Now Dig This!: Art and Black Los Angeles 1960–1980
The exhibition Now Dig This! Art and Black Los Angeles, 1960–1980 chronicled the vital legacy of the city's African American artists. The work of these practitioners was animated to an extent by the civil rights and Black Power movements, reflecting the changing sense of what constituted African American identity and American culture. The power of the black community strengthened nationwide as racial discrimination began to lessen as a result of new legislation and changing social norms. As there were plentiful opportunities for African Americans to make a livelihood in Southern California, Los Angeles soon had a substantial black population, and social, political, and economic changes drew transplants from around the country. Galvanized by these transformations, black artists worked to form a cultural community that became an important part of the city's thriving arts scene.
Now Dig This! examined a pioneering group of African American artists whose work, connections, and friendships with other artists of varied ethnic backgrounds influenced the creative community and artistic practices that developed in Los Angeles during this historic period. The exhibition presented 140 artworks by these artists and the friends who influenced and supported them during this period and explored the significant contributions of African Americans to the canon of Los Angeles–based art.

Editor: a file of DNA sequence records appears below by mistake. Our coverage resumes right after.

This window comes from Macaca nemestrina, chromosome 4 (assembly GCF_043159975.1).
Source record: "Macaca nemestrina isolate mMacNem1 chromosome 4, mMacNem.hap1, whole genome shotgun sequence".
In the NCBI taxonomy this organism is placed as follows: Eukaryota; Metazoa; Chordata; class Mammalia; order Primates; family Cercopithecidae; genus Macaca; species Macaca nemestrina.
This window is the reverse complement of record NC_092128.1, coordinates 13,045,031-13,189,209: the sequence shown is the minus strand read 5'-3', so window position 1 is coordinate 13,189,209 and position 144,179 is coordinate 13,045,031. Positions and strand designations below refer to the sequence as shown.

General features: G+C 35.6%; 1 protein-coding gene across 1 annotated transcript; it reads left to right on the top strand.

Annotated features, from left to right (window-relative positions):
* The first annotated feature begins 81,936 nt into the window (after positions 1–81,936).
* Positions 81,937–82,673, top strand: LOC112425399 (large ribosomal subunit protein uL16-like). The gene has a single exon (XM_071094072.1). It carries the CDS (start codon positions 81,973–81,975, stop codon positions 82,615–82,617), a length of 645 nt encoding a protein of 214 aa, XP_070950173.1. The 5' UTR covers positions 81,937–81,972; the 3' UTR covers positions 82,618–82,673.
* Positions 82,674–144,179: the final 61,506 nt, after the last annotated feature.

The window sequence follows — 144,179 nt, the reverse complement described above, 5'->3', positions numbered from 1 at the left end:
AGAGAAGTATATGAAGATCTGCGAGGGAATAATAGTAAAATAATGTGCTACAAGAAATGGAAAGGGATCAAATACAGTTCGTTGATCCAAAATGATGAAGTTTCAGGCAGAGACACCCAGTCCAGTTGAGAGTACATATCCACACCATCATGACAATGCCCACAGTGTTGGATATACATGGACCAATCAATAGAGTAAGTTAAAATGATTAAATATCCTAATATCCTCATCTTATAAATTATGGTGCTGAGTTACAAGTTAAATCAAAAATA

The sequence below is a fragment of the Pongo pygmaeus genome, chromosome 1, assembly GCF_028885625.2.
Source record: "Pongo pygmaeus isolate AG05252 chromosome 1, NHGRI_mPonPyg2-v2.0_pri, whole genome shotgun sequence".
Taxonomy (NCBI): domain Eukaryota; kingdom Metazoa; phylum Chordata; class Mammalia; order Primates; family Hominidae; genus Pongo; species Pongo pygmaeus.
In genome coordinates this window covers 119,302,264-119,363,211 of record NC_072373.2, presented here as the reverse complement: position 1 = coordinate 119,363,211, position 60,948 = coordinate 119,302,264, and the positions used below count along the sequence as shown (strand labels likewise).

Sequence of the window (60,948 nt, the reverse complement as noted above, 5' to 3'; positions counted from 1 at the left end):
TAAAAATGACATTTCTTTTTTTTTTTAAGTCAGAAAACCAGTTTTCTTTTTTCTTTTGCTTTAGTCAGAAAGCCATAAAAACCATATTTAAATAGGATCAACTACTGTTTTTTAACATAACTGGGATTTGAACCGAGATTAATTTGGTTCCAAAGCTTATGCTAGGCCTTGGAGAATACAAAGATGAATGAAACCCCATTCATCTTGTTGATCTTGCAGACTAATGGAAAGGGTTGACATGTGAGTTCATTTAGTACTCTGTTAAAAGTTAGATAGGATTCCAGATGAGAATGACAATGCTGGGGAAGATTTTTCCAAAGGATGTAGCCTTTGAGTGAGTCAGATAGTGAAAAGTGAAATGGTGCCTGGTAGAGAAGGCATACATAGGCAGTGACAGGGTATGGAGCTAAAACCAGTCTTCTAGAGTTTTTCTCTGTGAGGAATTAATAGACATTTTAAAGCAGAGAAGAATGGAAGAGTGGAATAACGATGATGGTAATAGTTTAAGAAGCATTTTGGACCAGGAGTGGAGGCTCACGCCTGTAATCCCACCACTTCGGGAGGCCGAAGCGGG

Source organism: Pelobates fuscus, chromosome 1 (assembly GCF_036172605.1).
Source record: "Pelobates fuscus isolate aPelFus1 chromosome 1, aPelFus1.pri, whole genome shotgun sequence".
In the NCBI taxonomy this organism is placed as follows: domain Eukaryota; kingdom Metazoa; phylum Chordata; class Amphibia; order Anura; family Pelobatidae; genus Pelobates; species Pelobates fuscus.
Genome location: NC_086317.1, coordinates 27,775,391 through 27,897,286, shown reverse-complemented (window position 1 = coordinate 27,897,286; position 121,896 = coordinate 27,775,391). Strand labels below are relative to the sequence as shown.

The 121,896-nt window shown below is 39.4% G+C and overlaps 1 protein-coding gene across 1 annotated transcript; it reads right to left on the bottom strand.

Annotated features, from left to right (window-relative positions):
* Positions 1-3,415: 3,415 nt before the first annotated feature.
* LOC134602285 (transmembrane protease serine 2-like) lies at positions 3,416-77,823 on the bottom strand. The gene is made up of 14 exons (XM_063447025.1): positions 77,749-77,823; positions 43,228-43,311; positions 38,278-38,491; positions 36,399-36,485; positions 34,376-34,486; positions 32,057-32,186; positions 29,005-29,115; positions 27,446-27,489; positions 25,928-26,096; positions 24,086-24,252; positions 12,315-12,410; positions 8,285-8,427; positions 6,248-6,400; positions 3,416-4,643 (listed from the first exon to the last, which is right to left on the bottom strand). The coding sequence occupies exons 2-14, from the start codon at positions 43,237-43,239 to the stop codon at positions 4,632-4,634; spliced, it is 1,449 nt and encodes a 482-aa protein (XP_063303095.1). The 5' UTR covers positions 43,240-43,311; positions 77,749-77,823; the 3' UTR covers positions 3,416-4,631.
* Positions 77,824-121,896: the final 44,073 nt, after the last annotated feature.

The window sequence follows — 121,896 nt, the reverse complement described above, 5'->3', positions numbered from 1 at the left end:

Now Dig This! was presented as part of Pacific Standard Time, a collaboration of more than sixty cultural institutions across Southern California, coming together to tell the story of the birth of the Los Angeles art scene and how it became a new force in the art world. Organized by the Hammer and curated by Columbia University professor Kellie Jones, Now Dig This! chronicled and celebrated this nuanced and multicultural history of Los Angeles.
Launched in 2016, the Now Dig This! digital archive extends the life of this momentous exhibition, with a gallery of artwork images and the associated didactic label texts from the installation at the Hammer Museum; essays, artist biographies, and a chronology from the Now Dig This! exhibition catalogue; and a variety of other resources meant to encourage further research.